Three Pakistan players suspended over betting scam allegations have a “really arguable case to answer”, the anti-corruption chief of cricket’s world governing body said on Friday.
“The conclusion that we have come to is that there is a really arguable case to answer,” Ronnie Flanagan, chairman of the Anti-Corruption and Security Unit (ACSU) of the International Cricket Council (ICC), told a press conference at Lord’s in London.
The ICC has charged Test captain Salman Butt, plus bowlers Mohammad Aamer and Mohammad Asif, with “various offences” under its anti-corruption code and has suspended them pending a decision on those charges.
Flanagan said the players had been charged under Article 2 of the code and the trio knew the specific charges against them, but declined to go into the details.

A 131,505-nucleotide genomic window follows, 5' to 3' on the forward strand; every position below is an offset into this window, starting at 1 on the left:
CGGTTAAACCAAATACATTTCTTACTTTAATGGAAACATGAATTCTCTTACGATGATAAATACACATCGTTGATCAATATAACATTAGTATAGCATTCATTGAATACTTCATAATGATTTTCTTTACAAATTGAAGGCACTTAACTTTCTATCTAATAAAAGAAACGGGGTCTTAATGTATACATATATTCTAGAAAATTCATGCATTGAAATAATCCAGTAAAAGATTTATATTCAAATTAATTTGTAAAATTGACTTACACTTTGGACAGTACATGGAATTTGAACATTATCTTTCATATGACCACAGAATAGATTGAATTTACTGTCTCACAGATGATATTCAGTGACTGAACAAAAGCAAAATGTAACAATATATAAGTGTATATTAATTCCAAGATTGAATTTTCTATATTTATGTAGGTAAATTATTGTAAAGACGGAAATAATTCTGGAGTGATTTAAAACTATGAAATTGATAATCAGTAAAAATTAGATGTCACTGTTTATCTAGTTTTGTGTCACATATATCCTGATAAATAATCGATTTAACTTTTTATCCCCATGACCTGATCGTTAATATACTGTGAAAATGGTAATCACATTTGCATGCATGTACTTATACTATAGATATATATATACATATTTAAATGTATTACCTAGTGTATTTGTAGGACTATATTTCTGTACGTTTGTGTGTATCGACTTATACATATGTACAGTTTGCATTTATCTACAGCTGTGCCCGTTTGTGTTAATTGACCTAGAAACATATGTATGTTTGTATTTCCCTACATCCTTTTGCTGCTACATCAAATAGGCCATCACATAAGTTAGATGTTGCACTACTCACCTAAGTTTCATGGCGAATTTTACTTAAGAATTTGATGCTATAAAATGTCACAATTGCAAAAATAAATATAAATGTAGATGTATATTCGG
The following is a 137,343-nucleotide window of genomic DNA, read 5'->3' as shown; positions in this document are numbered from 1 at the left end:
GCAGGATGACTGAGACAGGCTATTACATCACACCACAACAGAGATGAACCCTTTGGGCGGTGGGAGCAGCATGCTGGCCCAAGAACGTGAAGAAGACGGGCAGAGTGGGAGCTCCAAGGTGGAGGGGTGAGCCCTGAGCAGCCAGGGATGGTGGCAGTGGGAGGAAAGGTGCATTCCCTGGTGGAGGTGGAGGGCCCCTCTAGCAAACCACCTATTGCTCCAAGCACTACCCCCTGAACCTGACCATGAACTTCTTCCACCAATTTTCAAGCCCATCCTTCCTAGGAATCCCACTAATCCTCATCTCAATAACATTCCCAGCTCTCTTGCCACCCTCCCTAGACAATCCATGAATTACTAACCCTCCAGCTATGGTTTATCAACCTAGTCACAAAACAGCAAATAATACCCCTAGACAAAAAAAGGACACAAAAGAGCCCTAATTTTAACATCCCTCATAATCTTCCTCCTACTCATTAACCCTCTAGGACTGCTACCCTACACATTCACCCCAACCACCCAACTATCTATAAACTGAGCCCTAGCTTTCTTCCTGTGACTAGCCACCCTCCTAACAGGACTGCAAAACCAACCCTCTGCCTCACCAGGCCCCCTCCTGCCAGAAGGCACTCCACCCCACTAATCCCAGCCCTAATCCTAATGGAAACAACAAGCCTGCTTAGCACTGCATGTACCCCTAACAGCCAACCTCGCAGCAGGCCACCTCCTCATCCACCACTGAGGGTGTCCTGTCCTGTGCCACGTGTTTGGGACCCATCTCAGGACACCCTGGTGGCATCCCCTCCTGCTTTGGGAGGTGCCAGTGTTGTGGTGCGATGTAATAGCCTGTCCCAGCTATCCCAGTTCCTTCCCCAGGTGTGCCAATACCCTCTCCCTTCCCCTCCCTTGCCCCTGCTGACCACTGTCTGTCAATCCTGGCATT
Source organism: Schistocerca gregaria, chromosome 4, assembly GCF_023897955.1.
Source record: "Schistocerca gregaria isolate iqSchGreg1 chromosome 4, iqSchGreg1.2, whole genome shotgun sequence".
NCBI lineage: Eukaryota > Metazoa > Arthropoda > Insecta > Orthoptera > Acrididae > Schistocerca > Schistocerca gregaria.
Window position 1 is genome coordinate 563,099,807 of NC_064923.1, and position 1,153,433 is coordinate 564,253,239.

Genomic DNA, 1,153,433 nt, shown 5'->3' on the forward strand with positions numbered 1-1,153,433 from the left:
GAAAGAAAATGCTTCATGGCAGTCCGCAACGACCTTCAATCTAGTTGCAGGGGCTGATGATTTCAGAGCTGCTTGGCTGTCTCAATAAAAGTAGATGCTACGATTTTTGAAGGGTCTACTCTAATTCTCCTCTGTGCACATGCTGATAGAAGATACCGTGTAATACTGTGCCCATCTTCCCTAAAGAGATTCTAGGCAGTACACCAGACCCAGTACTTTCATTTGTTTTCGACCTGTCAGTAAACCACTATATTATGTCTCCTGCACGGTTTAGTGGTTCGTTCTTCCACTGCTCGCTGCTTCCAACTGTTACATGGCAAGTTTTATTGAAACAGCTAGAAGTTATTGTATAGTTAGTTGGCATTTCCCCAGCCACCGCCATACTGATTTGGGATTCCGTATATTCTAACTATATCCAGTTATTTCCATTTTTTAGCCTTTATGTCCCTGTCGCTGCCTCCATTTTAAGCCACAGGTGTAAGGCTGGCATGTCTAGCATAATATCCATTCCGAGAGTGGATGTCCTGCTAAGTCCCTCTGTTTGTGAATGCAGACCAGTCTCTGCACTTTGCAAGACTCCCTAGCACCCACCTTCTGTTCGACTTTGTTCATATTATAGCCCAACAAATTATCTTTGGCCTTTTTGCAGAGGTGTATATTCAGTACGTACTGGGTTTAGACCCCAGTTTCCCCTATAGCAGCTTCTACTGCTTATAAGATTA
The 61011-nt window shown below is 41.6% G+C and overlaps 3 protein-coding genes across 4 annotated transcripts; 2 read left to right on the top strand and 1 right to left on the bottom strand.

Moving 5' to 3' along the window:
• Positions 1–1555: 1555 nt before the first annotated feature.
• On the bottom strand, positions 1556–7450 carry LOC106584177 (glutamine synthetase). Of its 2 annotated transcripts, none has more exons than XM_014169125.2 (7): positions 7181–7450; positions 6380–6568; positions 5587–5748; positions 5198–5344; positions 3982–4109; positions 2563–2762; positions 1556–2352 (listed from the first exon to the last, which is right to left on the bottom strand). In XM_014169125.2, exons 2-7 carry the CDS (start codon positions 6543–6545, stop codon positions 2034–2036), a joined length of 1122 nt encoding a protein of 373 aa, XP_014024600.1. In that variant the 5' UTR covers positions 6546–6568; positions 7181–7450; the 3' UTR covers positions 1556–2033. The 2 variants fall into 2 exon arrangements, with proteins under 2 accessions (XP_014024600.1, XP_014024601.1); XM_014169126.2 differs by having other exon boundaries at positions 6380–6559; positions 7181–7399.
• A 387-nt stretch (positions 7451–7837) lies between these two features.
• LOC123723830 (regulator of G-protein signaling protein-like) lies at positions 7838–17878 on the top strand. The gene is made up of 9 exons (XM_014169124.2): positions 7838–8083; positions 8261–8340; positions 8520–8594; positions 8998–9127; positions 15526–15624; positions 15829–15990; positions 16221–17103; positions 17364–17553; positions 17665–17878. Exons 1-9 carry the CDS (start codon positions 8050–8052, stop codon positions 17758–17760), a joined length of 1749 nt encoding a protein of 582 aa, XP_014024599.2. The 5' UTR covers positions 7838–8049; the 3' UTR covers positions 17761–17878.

Article 2 relates to offences under the code, including corruption, betting and misuse of inside information.
The former Northern Ireland police chief said the charges all relate to the fourth and final Test between England and Pakistan at Lord’s, which finished with an England win on Sunday.
Calling it a complex investigation, he said that if the players were found guilty, they could face a life ban.
“We will go where the evidence takes us,” he said, adding that the ACSU was working very closely with the British police in their separate but parallel investigation.
ICC chief executive Haroon Lorgat expressed his “extreme disappointment and sadness” at the situation, but repeated that “we will not tolerate any sort of corruption in the sport.”
“There is absolutely no truth to the suggestion that there is a conspiracy towards Pakistan cricket,” the South African added.
“There is a lot of sympathy for Pakistan and its players.”